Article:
BY GEOFF HOBSON
TAMPA, Fla. _ Round one, Giants.
The Baltimore Ravens arrived here Monday afternoon for Super Bowl XXXV with all the aplomb of the police car that hit their bus on the way to the airport.
While Ravens head coach Brian Billick ranted against the media like a Nixon press secretary at the height of Watergate, Giants quarterback and recovering alcoholic Kerry Collins calmly and openly addressed for the first time publicly the charges that he's a racist.
Billick, the former 49ers public relations assistant from 22 years ago, went back to PR 101 in defense of his Pro Bowl linebacker.
Ray Lewis is not only the NFL Defensive Player of the Year this week. He's the man who stood trial on two charges of murder in an Atlanta court last spring before the charges were dropped and he pled to obstruction of justice, a misdemeanor.
"Evidently there are those among you that are either new to the story, or whatever reason – I equate it to an ambulance chasing mode _ decide that you want to take on a certain sensational aspect of it," Billick said Monday. "Nothing that you are going to hear or find is going to crystallize the situation or unearth any information that has not already been brought forth."
Billick said the charges were dropped because witnesses absolved Lewis of the accusations and then Lewis offered to testify.
"Those are the facts," Billick said. "You can stir it up, you can talk about it, but you are not going to change the facts. . .As much as some of you want to, we are not going to retry this. It is inappropriate and you are not qualified. Ray will address this tomorrow in the way that he sees fit and that will be the end of it in terms of our conversations regarding it."
Do you think the NFL is a little nervous about Lewis? Those quotes never made the original Billick quote sheet. Only when a group of reporters complained did the quotes see the light of day.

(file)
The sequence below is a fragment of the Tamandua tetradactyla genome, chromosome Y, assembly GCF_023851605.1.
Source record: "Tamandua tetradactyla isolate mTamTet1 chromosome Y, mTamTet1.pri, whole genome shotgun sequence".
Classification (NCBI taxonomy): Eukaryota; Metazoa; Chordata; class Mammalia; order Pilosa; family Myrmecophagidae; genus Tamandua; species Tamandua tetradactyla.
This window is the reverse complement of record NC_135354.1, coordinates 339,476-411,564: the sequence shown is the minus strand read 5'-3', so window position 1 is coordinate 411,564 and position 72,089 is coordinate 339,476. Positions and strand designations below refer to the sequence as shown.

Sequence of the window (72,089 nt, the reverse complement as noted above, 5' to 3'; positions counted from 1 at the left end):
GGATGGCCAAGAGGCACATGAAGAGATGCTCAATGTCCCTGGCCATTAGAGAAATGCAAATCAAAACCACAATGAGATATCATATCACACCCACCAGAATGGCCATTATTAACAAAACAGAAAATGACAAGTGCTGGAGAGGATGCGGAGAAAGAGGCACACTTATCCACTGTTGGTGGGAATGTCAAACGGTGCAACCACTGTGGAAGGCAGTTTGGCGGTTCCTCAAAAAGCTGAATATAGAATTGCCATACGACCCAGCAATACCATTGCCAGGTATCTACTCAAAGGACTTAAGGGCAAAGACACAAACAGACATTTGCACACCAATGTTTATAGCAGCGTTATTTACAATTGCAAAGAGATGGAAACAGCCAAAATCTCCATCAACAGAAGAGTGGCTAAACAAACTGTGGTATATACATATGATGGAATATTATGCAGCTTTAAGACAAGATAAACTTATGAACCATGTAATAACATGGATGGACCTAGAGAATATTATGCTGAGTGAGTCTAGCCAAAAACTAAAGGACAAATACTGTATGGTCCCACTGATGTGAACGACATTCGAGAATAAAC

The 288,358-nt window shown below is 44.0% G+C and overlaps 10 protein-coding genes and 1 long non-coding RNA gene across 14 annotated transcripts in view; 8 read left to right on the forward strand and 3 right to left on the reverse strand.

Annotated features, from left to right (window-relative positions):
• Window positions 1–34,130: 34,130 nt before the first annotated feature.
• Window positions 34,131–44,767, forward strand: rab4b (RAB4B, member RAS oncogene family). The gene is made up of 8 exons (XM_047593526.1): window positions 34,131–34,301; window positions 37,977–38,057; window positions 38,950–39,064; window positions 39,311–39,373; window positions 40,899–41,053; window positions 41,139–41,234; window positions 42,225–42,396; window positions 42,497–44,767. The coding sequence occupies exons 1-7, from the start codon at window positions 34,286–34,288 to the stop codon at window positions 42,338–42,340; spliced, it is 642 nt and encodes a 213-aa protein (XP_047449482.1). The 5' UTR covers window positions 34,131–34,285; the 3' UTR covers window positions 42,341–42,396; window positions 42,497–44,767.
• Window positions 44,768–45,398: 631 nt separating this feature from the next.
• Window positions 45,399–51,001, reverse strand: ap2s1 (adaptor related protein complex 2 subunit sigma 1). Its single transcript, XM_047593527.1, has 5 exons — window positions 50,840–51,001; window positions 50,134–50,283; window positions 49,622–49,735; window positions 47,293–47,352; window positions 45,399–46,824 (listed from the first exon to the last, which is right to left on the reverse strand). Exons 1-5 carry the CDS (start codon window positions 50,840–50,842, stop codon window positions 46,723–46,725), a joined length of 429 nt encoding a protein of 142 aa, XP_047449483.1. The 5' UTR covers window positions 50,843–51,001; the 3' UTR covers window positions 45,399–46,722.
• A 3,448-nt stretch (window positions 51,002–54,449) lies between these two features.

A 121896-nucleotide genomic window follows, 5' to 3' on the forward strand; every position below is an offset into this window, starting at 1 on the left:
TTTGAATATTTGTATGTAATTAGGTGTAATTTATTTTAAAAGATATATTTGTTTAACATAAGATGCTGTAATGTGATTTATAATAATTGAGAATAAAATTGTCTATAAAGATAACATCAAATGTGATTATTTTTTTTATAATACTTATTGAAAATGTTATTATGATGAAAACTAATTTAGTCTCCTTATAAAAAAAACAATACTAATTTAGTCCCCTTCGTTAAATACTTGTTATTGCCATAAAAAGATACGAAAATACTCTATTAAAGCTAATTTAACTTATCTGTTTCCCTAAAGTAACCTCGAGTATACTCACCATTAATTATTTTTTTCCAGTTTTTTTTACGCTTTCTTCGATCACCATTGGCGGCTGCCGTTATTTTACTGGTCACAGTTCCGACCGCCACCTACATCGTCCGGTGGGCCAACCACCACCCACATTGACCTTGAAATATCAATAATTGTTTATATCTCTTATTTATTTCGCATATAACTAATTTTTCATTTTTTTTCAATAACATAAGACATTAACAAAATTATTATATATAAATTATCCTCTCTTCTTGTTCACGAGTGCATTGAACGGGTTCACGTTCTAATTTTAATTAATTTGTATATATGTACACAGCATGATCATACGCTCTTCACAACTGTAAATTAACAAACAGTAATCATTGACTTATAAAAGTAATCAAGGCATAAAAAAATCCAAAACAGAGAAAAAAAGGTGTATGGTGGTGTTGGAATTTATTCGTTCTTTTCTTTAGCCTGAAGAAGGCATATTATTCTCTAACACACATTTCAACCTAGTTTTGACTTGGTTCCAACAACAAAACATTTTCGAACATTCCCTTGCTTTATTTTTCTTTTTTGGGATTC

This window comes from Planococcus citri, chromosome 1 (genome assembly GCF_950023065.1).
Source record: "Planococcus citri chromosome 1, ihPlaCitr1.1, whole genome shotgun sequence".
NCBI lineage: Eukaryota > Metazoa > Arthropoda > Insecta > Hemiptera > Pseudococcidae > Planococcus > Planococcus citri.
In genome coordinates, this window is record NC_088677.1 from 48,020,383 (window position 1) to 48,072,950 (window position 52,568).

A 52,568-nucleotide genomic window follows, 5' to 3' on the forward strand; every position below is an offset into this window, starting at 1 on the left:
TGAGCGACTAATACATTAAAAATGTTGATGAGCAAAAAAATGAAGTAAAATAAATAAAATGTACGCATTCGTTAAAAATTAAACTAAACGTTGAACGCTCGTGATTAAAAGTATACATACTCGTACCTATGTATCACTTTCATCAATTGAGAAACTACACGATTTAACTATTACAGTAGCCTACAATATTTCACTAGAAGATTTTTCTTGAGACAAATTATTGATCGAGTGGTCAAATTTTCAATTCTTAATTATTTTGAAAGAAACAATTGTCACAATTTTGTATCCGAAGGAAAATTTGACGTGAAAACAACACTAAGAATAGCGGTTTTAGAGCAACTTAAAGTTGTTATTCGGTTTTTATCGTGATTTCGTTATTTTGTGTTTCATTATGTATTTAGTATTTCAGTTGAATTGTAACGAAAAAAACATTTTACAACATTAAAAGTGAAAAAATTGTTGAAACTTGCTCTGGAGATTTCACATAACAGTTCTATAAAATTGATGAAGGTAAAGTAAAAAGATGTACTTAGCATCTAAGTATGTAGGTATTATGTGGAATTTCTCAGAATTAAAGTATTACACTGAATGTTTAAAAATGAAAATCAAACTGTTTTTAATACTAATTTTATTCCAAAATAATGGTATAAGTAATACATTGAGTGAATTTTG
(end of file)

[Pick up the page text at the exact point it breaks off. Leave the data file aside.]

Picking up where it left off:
Meanwhile, across Tampa Bay, Collins reflected on how his days as an alcoholic in Carolina and New Orleans led to his becoming a Super Bowl quarterback.
"The hype that is going to be surrounding this game (is) based on a lot of things that have happened in the past," Collins said. "I figure that to do this in this kind of setting, to talk about things, to give you an opportunity to ask the questions you want to ask, rather than throughout the week, differrent things coming up at different times, I thought this would be a better venue."
One product of his drinking was his reputation for being a racist after one particularly ugly incident.
"I didn't mean for it to be taken the way it was taken," Collins said. "I've always had black friends, I've had friends of all nationalities. I believe in equality and it goes back a long, long way for a lot different reasons."
SHARPE TONGUE AGAIN: If Ravens tight end Shannon Sharpe is in the game, you know a verbal shot against the Bengals is coming at some point during the week.
So here was Monday's edition.
When Sharpe was asked about an arbitrator's decision that upheld the Bengals' right to marry the NFL's loyalty langauge from a standard player contract into a signing bonus clause, Sharpe said, "The only way I would play for the Bengals is if they gave me about $20 million to sign and not put my name on the back of the jersey because I didn't want (anyone) to know."
MORE BILLICK:** The Ravens won't have a curfew here this week and here's why:
"We have had curfews on the night before the game. We have had curfews in training camp. We have never had a bed check," Billick said. "I trust these men. They have not in two years given me one instance to indicate that I need to do other. As long as they act like men, I will treat them like men."